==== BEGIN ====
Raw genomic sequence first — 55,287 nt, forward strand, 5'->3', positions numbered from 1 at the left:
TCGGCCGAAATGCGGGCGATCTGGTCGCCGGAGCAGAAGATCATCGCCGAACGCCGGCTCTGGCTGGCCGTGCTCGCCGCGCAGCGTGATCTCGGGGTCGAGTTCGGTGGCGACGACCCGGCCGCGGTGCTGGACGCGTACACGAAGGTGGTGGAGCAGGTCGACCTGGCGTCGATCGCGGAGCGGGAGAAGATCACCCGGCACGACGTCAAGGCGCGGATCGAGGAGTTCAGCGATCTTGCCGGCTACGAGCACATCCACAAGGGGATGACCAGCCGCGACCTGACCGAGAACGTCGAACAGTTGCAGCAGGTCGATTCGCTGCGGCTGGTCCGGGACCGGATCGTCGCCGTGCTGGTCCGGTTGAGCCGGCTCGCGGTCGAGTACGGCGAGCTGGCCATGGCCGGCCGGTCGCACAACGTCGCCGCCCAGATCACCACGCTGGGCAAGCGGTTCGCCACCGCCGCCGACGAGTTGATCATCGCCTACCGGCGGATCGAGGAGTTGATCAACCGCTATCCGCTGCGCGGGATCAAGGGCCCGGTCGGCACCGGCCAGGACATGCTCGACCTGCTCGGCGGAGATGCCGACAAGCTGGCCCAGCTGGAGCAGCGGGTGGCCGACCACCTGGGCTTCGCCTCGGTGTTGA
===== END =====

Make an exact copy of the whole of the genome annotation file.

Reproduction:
Raw genomic sequence first — 55,287 nt, forward strand, 5'->3', positions numbered from 1 at the left:
TCGGCCGAAATGCGGGCGATCTGGTCGCCGGAGCAGAAGATCATCGCCGAACGCCGGCTCTGGCTGGCCGTGCTCGCCGCGCAGCGTGATCTCGGGGTCGAGTTCGGTGGCGACGACCCGGCCGCGGTGCTGGACGCGTACACGAAGGTGGTGGAGCAGGTCGACCTGGCGTCGATCGCGGAGCGGGAGAAGATCACCCGGCACGACGTCAAGGCGCGGATCGAGGAGTTCAGCGATCTTGCCGGCTACGAGCACATCCACAAGGGGATGACCAGCCGCGACCTGACCGAGAACGTCGAACAGTTGCAGCAGGTCGATTCGCTGCGGCTGGTCCGGGACCGGATCGTCGCCGTGCTGGTCCGGTTGAGCCGGCTCGCGGTCGAGTACGGCGAGCTGGCCATGGCCGGCCGGTCGCACAACGTCGCCGCCCAGATCACCACGCTGGGCAAGCGGTTCGCCACCGCCGCCGACGAGTTGATCATCGCCTACCGGCGGATCGAGGAGTTGATCAACCGCTATCCGCTGCGCGGGATCAAGGGCCCGGTCGGCACCGGCCAGGACATGCTCGACCTGCTCGGCGGAGATGCCGACAAGCTGGCCCAGCTGGAGCAGCGGGTGGCCGACCACCTGGGCTTCGCCTCGGTGTTGA